These conversations took place backstage during the Hoodie Allen concert on Saturday, Sept. 20:
Band member to student: Is there anything going on in Northfield?
Student: Uh, there’s a chill British pub downtown. If you’re looking for a club, then no.
Band member: Actually, I just want to chill out and smoke.
Student: Oh, we can do that.
Band leader to student: Drive me somewhere, to a party with about 15-20 people. It would be good if they were hot girls.
Student: Yeah, that’s not going to happen.
It was just a stupid little comment, right? Isn’t it obvious that guys in the music industry act like this? Sex, drugs and rock ‘n’ roll?
Wrong, wrong and wrong.
Asking to be served a group of college girls on a silver platter is unacceptable, yes, even for famous rappers. That is a disgustingly entitled view of women that directly affects all of us.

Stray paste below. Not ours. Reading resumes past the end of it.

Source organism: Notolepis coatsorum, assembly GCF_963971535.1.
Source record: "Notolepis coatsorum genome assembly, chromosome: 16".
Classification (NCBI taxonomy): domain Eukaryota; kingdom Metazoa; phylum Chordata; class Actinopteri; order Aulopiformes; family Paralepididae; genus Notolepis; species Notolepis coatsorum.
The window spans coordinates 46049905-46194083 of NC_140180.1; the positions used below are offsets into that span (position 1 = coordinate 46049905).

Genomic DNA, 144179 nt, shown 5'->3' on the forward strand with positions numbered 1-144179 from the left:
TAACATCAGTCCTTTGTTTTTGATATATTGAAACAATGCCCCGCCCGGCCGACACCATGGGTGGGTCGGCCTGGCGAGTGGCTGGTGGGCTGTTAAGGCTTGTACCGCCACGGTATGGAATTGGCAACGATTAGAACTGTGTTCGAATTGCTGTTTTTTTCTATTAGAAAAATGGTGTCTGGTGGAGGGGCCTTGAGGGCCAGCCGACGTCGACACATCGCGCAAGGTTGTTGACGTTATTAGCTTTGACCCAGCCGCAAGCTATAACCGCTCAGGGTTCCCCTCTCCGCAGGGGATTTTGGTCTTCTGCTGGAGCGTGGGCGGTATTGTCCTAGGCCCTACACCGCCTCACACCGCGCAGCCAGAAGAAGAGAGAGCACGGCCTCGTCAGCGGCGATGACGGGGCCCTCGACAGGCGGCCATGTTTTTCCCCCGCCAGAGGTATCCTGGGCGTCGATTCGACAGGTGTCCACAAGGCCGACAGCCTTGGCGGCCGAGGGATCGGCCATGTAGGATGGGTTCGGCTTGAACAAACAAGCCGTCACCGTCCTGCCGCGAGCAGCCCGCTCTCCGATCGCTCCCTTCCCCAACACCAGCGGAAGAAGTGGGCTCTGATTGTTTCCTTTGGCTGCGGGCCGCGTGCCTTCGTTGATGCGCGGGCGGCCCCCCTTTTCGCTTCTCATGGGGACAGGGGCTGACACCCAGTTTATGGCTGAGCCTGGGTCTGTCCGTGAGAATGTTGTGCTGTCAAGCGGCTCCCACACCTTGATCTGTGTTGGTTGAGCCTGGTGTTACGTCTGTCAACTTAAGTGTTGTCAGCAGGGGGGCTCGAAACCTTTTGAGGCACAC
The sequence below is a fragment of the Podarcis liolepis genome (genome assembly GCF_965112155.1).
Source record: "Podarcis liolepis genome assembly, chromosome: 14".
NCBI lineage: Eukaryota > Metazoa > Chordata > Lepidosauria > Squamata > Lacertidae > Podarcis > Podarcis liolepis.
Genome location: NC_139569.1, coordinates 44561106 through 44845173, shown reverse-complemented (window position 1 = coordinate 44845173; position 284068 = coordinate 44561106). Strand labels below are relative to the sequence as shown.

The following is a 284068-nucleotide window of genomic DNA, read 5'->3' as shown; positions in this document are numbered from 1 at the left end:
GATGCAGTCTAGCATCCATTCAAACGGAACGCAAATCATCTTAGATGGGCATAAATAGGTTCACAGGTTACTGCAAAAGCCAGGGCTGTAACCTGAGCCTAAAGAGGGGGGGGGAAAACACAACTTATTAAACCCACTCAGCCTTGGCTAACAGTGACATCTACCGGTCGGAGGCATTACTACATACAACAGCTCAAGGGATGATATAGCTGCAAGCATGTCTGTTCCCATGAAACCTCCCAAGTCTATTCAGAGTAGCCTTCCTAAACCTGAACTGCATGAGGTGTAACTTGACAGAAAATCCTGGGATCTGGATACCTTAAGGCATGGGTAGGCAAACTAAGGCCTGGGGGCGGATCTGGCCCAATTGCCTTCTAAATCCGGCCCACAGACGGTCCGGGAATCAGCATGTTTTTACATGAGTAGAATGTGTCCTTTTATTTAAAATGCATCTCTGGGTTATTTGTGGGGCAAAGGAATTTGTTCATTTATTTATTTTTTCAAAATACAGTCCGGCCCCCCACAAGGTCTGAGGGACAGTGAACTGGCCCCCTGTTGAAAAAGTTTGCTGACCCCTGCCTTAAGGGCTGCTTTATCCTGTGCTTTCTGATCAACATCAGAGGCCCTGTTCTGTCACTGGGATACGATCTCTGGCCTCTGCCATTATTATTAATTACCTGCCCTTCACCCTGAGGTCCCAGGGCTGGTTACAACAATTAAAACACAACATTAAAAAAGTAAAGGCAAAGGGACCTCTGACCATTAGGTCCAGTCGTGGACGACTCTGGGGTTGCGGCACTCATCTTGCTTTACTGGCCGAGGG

Boys are taught that they deserve sex with attractive women. Girls are taught to be attractive sex objects. The majority of women involved in pornography and prostitution are not there by choice – men put and keep them there to make money. If you don’t believe me, check out breakingfree.net and go to a St. Olaf Leaders Abolishing Slavery SOLAS event.
Music is one of the most acceptable ways to objectify women. When we take for granted these seemingly small instances of misogyny and objectification of women, we are doing a disservice to ourselves and to everyone around us. We are consciously and unconsciously affected by the media we consume. Much of the time, an artist’s personality, personal views and outlook are opaque. Lyrics are often explained away as artistic statements or just having fun. But occasionally, in a Kanye “Imma let you finish” sort of way, we get to actually meet the artist. What if the band members had said these things on stage instead of during the performance? Would the audience have left in disgust?
But now that I think about it, Hoodie Allen did say something of the sort. Has anyone ever listened to his lyrics before? Maybe you even cheered for them during the concert.